Harborough broadcaster receives OBE

Maggie Philbin.
Maggie Philbin.

Maggie Philbin, Harborough district broadcaster and CEO of young people’s technology organisation TeenTech, has received an OBE in the New Year’s Honours List.

The award was for her services to the Science, Technology and Engineering Community.

Maggie Philbin.

Maggie Philbin.

Many people know Maggie as a TV presenter, but her OBE is as much for her lower-profile work as co-founder of the highly-regarded TeenTech eight years ago.

The award winning organisation helps young people, their parents and teachers understand more about opportunities in science, technology and engineering.

In the 2016 Digital Leaders 100 Awards, Maggie was voted Digital Leader of the Year for her work with TeenTech. In June 2016, she won Computer Weekly’s most influential woman in UK IT 2016 award. She is also President of the Institute of Engineering Designers.

The Philbin family home was in Stoughton, then in Little Stretton in the north of the Harborough district. Maggie has links to a Harborough charity. She is patron of Market Harborough-based VASL (Voluntary Action South Leicestershire), where her sister Nickie also works.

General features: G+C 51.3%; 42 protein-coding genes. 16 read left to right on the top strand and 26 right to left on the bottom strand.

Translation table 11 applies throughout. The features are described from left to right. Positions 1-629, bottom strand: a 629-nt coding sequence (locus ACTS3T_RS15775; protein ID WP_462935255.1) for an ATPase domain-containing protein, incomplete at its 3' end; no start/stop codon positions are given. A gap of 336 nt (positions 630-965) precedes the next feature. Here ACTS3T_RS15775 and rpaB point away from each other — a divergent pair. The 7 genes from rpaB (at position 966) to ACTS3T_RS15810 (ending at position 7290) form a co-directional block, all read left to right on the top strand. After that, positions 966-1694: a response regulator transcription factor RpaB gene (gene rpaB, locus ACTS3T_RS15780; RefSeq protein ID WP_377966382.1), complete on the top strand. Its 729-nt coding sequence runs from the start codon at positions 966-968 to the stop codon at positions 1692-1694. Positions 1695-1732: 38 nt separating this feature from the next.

“I’m very thrilled and honoured to be awarded an OBE” said Maggie. “It came as a massive surprise and it’s been very hard to keep quiet about it for the past four weeks.”

Maggie (61) worked on children’s TV programme Swap Shop in the late 70s and early 80s, before going on to present a series of science, medical and technology programmes from Tomorrow’s World to Bang Goes The Theory.

She said her TV career had led directly to her work with young people in TeenTech.

“I always felt immensely privileged to have worked on Tomorrow’s World. It wasn’t until then I had any idea how big the world of science and technology really was and that there were so many opportunities at different entry points. Hundreds of people have kindly said that seeing me on Tomorrow’s World inspired their future careers.

“I now ask them to pay it forward and support teenagers, often from challenged backgrounds, helping them see how they can be the ones building the technology to change tomorrow’s world.”

She explained TeenTech was formed after she was “struck by the profound lack of information about the opportunities available in tech across a range of sectors and industries.

“Students, parents, teachers, companies and often government too can have narrow perceptions of what might be possible. Far too much talent has been slipping away. I wanted to set up TeenTech to address this.”

“It’s wonderful to receive an OBE It makes me all the more determined to work hard to ensure I deserve it.”